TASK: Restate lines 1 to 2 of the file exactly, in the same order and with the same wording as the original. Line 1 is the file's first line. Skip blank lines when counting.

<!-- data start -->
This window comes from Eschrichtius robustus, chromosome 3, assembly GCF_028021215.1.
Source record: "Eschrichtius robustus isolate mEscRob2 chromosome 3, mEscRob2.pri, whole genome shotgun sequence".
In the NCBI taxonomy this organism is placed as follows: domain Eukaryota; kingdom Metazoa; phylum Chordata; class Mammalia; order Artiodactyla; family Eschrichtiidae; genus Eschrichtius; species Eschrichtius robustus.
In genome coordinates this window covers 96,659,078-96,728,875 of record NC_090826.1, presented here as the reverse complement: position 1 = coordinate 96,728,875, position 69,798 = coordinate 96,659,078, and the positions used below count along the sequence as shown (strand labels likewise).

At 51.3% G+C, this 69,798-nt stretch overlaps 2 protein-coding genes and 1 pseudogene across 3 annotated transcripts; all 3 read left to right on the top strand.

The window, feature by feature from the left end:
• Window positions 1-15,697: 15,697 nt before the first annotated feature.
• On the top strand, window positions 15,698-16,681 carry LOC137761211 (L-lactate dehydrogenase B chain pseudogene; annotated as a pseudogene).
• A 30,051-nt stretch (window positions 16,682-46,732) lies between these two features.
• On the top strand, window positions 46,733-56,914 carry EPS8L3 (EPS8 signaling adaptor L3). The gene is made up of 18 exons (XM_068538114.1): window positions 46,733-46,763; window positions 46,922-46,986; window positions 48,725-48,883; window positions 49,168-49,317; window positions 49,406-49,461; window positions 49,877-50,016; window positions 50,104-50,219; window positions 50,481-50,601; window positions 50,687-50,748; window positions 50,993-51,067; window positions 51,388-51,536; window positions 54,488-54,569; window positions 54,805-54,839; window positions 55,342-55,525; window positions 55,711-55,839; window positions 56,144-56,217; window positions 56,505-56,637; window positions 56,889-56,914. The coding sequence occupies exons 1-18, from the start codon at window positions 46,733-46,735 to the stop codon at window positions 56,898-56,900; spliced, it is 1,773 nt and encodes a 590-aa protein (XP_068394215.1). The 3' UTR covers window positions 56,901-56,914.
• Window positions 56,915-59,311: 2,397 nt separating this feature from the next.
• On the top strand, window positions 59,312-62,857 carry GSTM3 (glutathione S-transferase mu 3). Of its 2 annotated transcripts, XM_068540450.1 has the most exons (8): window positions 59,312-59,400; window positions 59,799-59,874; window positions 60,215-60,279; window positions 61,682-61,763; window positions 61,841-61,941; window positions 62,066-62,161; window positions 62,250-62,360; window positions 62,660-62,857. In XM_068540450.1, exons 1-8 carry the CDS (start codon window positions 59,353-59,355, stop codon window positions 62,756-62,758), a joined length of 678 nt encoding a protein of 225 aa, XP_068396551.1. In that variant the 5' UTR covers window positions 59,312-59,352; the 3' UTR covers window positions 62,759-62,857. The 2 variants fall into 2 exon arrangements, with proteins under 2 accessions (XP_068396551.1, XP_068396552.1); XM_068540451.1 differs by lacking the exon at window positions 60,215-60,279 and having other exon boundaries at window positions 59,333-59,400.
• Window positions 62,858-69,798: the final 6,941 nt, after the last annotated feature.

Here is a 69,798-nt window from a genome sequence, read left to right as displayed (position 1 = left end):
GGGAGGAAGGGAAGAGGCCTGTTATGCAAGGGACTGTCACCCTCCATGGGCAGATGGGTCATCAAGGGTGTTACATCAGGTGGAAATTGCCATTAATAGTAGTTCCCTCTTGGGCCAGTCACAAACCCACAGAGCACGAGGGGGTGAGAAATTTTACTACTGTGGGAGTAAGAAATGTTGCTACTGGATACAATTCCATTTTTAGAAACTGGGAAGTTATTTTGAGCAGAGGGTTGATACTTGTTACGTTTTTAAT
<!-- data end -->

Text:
This window comes from Eschrichtius robustus, chromosome 3, assembly GCF_028021215.1.
Source record: "Eschrichtius robustus isolate mEscRob2 chromosome 3, mEscRob2.pri, whole genome shotgun sequence".